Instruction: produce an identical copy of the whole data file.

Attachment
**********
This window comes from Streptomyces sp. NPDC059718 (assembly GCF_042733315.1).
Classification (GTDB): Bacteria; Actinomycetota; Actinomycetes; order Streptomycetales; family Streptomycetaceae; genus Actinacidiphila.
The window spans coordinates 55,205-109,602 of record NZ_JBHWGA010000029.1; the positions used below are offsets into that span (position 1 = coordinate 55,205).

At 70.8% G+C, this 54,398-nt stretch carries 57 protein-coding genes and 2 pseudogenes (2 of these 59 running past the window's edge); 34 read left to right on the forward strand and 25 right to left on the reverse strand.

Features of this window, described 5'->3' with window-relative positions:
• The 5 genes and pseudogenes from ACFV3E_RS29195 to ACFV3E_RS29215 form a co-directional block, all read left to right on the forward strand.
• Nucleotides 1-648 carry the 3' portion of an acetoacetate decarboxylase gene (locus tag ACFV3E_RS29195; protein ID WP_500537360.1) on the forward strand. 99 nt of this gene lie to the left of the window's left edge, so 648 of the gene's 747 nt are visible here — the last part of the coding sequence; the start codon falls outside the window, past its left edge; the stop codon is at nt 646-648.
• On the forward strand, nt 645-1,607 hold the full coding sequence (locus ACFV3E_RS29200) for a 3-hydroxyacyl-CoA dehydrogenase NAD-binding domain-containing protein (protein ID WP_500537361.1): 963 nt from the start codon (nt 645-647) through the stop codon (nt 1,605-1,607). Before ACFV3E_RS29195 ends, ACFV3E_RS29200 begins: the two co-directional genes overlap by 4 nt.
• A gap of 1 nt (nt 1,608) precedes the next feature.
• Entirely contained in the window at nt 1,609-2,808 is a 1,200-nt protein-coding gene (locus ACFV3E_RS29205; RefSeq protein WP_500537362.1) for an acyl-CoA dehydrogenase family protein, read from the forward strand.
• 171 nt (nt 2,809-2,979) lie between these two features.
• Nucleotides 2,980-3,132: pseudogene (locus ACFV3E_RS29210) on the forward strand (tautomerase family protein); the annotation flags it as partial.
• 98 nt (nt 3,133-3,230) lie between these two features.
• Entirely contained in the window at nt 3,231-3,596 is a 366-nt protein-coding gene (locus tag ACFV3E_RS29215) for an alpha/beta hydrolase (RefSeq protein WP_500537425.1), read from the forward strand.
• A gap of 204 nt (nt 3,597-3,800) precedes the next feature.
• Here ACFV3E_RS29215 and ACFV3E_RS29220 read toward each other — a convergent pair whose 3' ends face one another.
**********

This window comes from Streptomyces sp. NPDC059718 (assembly GCF_042733315.1).
Classification (GTDB): Bacteria; Actinomycetota; Actinomycetes; order Streptomycetales; family Streptomycetaceae; genus Actinacidiphila.
The window spans coordinates 55,205-109,602 of record NZ_JBHWGA010000029.1; the positions used below are offsets into that span (position 1 = coordinate 55,205).

At 70.8% G+C, this 54,398-nt stretch carries 57 protein-coding genes and 2 pseudogenes (2 of these 59 running past the window's edge); 34 read left to right on the forward strand and 25 right to left on the reverse strand.

Features of this window, described 5'->3' with window-relative positions:
• The 5 genes and pseudogenes from ACFV3E_RS29195 to ACFV3E_RS29215 form a co-directional block, all read left to right on the forward strand.
• Nucleotides 1-648 carry the 3' portion of an acetoacetate decarboxylase gene (locus tag ACFV3E_RS29195; protein ID WP_500537360.1) on the forward strand. 99 nt of this gene lie to the left of the window's left edge, so 648 of the gene's 747 nt are visible here — the last part of the coding sequence; the start codon falls outside the window, past its left edge; the stop codon is at nt 646-648.
• On the forward strand, nt 645-1,607 hold the full coding sequence (locus ACFV3E_RS29200) for a 3-hydroxyacyl-CoA dehydrogenase NAD-binding domain-containing protein (protein ID WP_500537361.1): 963 nt from the start codon (nt 645-647) through the stop codon (nt 1,605-1,607). Before ACFV3E_RS29195 ends, ACFV3E_RS29200 begins: the two co-directional genes overlap by 4 nt.
• A gap of 1 nt (nt 1,608) precedes the next feature.
• Entirely contained in the window at nt 1,609-2,808 is a 1,200-nt protein-coding gene (locus ACFV3E_RS29205; RefSeq protein WP_500537362.1) for an acyl-CoA dehydrogenase family protein, read from the forward strand.
• 171 nt (nt 2,809-2,979) lie between these two features.
• Nucleotides 2,980-3,132: pseudogene (locus ACFV3E_RS29210) on the forward strand (tautomerase family protein); the annotation flags it as partial.
• 98 nt (nt 3,133-3,230) lie between these two features.
• Entirely contained in the window at nt 3,231-3,596 is a 366-nt protein-coding gene (locus tag ACFV3E_RS29215) for an alpha/beta hydrolase (RefSeq protein WP_500537425.1), read from the forward strand.
• A gap of 204 nt (nt 3,597-3,800) precedes the next feature.
• Here ACFV3E_RS29215 and ACFV3E_RS29220 read toward each other — a convergent pair whose 3' ends face one another.